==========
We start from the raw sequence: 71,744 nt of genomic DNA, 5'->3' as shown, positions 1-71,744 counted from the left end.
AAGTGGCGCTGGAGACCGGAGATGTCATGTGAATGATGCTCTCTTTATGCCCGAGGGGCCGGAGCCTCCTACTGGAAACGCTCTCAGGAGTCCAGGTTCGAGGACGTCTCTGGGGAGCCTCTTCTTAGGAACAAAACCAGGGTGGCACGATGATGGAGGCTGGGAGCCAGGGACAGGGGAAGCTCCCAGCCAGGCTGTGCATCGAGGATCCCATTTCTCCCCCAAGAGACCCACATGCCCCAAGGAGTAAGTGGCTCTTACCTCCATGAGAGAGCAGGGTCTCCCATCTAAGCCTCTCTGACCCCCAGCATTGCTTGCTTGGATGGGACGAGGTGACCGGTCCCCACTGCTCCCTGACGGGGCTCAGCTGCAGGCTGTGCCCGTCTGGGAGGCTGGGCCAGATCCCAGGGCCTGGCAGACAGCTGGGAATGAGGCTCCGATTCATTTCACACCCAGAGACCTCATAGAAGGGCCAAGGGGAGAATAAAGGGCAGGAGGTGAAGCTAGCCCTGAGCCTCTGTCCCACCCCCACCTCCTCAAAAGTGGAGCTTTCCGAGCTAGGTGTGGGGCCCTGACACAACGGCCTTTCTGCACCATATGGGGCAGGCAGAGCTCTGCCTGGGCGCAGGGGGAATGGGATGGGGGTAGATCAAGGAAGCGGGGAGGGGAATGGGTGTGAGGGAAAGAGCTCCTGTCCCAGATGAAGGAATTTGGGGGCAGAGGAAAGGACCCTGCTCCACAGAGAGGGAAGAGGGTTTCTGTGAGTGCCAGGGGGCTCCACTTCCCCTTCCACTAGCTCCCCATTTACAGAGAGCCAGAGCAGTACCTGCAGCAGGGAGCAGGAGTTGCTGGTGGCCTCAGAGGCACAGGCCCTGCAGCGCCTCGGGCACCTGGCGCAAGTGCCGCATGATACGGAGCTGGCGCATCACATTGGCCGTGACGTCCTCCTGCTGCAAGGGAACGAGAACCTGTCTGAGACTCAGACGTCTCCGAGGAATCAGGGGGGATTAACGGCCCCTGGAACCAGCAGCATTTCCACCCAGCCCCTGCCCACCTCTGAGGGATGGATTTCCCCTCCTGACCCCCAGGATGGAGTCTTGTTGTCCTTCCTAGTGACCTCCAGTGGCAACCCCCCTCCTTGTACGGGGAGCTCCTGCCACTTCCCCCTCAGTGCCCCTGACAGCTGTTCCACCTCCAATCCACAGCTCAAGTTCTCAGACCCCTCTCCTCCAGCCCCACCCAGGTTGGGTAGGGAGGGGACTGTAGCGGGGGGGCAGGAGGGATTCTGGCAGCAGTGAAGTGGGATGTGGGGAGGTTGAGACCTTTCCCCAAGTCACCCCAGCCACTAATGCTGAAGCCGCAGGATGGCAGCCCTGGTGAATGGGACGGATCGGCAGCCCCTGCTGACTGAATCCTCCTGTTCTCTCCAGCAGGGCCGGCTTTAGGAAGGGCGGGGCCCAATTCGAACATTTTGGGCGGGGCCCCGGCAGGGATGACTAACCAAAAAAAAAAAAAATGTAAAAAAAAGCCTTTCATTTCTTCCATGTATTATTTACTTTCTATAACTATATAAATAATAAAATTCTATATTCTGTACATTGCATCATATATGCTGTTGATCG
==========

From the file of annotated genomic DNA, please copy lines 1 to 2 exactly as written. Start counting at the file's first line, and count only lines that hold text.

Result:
We start from the raw sequence: 71,744 nt of genomic DNA, 5'->3' as shown, positions 1-71,744 counted from the left end.
AAGTGGCGCTGGAGACCGGAGATGTCATGTGAATGATGCTCTCTTTATGCCCGAGGGGCCGGAGCCTCCTACTGGAAACGCTCTCAGGAGTCCAGGTTCGAGGACGTCTCTGGGGAGCCTCTTCTTAGGAACAAAACCAGGGTGGCACGATGATGGAGGCTGGGAGCCAGGGACAGGGGAAGCTCCCAGCCAGGCTGTGCATCGAGGATCCCATTTCTCCCCCAAGAGACCCACATGCCCCAAGGAGTAAGTGGCTCTTACCTCCATGAGAGAGCAGGGTCTCCCATCTAAGCCTCTCTGACCCCCAGCATTGCTTGCTTGGATGGGACGAGGTGACCGGTCCCCACTGCTCCCTGACGGGGCTCAGCTGCAGGCTGTGCCCGTCTGGGAGGCTGGGCCAGATCCCAGGGCCTGGCAGACAGCTGGGAATGAGGCTCCGATTCATTTCACACCCAGAGACCTCATAGAAGGGCCAAGGGGAGAATAAAGGGCAGGAGGTGAAGCTAGCCCTGAGCCTCTGTCCCACCCCCACCTCCTCAAAAGTGGAGCTTTCCGAGCTAGGTGTGGGGCCCTGACACAACGGCCTTTCTGCACCATATGGGGCAGGCAGAGCTCTGCCTGGGCGCAGGGGGAATGGGATGGGGGTAGATCAAGGAAGCGGGGAGGGGAATGGGTGTGAGGGAAAGAGCTCCTGTCCCAGATGAAGGAATTTGGGGGCAGAGGAAAGGACCCTGCTCCACAGAGAGGGAAGAGGGTTTCTGTGAGTGCCAGGGGGCTCCACTTCCCCTTCCACTAGCTCCCCATTTACAGAGAGCCAGAGCAGTACCTGCAGCAGGGAGCAGGAGTTGCTGGTGGCCTCAGAGGCACAGGCCCTGCAGCGCCTCGGGCACCTGGCGCAAGTGCCGCATGATACGGAGCTGGCGCATCACATTGGCCGTGACGTCCTCCTGCTGCAAGGGAACGAGAACCTGTCTGAGACTCAGACGTCTCCGAGGAATCAGGGGGGATTAACGGCCCCTGGAACCAGCAGCATTTCCACCCAGCCCCTGCCCACCTCTGAGGGATGGATTTCCCCTCCTGACCCCCAGGATGGAGTCTTGTTGTCCTTCCTAGTGACCTCCAGTGGCAACCCCCCTCCTTGTACGGGGAGCTCCTGCCACTTCCCCCTCAGTGCCCCTGACAGCTGTTCCACCTCCAATCCACAGCTCAAGTTCTCAGACCCCTCTCCTCCAGCCCCACCCAGGTTGGGTAGGGAGGGGACTGTAGCGGGGGGGCAGGAGGGATTCTGGCAGCAGTGAAGTGGGATGTGGGGAGGTTGAGACCTTTCCCCAAGTCACCCCAGCCACTAATGCTGAAGCCGCAGGATGGCAGCCCTGGTGAATGGGACGGATCGGCAGCCCCTGCTGACTGAATCCTCCTGTTCTCTCCAGCAGGGCCGGCTTTAGGAAGGGCGGGGCCCAATTCGAACATTTTGGGCGGGGCCCCGGCAGGGATGACTAACCAAAAAAAAAAAAAATGTAAAAAAAAGCCTTTCATTTCTTCCATGTATTATTTACTTTCTATAACTATATAAATAATAAAATTCTATATTCTGTACATTGCATCATATATGCTGTTGATCG